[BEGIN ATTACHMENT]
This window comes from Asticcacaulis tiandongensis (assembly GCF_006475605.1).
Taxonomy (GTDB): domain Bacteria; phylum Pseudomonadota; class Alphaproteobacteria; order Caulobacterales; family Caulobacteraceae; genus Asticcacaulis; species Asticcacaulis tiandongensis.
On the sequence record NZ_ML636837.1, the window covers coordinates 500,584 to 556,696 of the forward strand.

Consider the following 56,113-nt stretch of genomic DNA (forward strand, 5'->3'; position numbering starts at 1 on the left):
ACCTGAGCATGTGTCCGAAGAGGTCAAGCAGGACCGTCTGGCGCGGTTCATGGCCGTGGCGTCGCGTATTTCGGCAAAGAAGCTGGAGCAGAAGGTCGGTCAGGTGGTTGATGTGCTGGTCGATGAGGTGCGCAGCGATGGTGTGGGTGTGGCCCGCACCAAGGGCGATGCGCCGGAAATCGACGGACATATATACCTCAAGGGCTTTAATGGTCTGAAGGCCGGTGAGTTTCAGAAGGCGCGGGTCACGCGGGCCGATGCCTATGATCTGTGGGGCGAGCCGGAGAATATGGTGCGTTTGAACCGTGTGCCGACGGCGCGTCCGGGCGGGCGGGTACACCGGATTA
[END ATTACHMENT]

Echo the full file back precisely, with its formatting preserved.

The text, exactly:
This window comes from Asticcacaulis tiandongensis (assembly GCF_006475605.1).
Taxonomy (GTDB): domain Bacteria; phylum Pseudomonadota; class Alphaproteobacteria; order Caulobacterales; family Caulobacteraceae; genus Asticcacaulis; species Asticcacaulis tiandongensis.
On the sequence record NZ_ML636837.1, the window covers coordinates 500,584 to 556,696 of the forward strand.

Consider the following 56,113-nt stretch of genomic DNA (forward strand, 5'->3'; position numbering starts at 1 on the left):
ACCTGAGCATGTGTCCGAAGAGGTCAAGCAGGACCGTCTGGCGCGGTTCATGGCCGTGGCGTCGCGTATTTCGGCAAAGAAGCTGGAGCAGAAGGTCGGTCAGGTGGTTGATGTGCTGGTCGATGAGGTGCGCAGCGATGGTGTGGGTGTGGCCCGCACCAAGGGCGATGCGCCGGAAATCGACGGACATATATACCTCAAGGGCTTTAATGGTCTGAAGGCCGGTGAGTTTCAGAAGGCGCGGGTCACGCGGGCCGATGCCTATGATCTGTGGGGCGAGCCGGAGAATATGGTGCGTTTGAACCGTGTGCCGACGGCGCGTCCGGGCGGGCGGGTACACCGGATTA